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U of O president says Ontario’s push for differentiation ‘not an unreasonable way to go’

File photo by Mico Mazza

The move toward university specialization and differentiation in Ontario shouldn’t be considered “a threat to the value of a degree,” according to University of Ottawa president Allan Rock.

The Senate has been discussing how the university may focus its programming to meet the recommendations of a Government of Ontario framework proposal that was leaked in late September, which urged universities to specialize or risk losing provincial funding.

Rock said the university intends to invest in “special strengths and an international reputation” in order to produce “a better result for the graduate.” The intention is for employers to see graduates from specialized programs as the best in the field.

“You studied with the best in the business, you must be terrific,” he said.

In November, Rock said the Senate has looked at health, science, and public policy as potential areas of specialty, while others like the U of O’s journalism program—which had its admission suspended for the 2012–13 academic year—may fall through the cracks.

The government consulted with schools while drafting the document, and Rock said the general response was that it was “not an unreasonable way to go.”

“For decades, universities and faculties have been developing profiles that reflect special profiles, special strengths,” he said. “It’s always been that way.”

He said the government is inviting universities to “deepen those, broaden them, and formalize them—and we can live with that.”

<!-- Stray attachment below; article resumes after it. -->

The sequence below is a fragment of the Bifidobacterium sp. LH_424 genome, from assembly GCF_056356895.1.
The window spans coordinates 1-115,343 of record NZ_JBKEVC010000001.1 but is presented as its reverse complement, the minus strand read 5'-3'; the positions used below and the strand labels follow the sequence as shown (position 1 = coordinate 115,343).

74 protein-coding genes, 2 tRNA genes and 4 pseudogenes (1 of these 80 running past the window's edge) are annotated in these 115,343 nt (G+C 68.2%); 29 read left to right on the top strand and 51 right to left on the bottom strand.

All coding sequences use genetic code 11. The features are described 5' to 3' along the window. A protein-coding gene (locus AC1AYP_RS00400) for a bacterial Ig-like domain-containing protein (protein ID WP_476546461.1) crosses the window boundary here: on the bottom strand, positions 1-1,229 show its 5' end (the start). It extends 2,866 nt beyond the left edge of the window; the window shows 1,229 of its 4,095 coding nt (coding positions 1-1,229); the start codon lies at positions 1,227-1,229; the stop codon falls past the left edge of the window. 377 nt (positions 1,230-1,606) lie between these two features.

With this approach, prospective students can be expected to pick a school based on its areas of strength more than ever before, rather than other factors such as proximity, environment, and a familiar concern, cost. Critics may argue that it widens the gap between the best and the rest, and students who choose a university for other reasons than its academic strengths may feel shortchanged studying in a field in which the university doesn’t specialize.

“I concede that point,” said Rock. “It’s arguable.”

The ideal situation is to maintain 10 strong faculties at the U of O, each with specific areas of expertise, he said.

For example, in the Faculty of Science, the university would be known for photonics, catalysis, and chemistry; the Faculty of Law would specialize in international, environmental, and telecommunications law; and the Faculty of Social Sciences would focus on public policy and administration, governance, and international relations.

In pursuant to the policy framework, each university is required to enter into a strategic mandate agreement in which it will identify its areas of strength. The province will then apply metrics against which each school’s performance in achieving or pursuing those strengths will be measured.

“Some of us think that in the long term, the government may tie funding to our performance under those metrics, as sort of a carrot to make sure we comply with the strategic mandate agreement,” said Rock. “So let’s keep our eye on that.”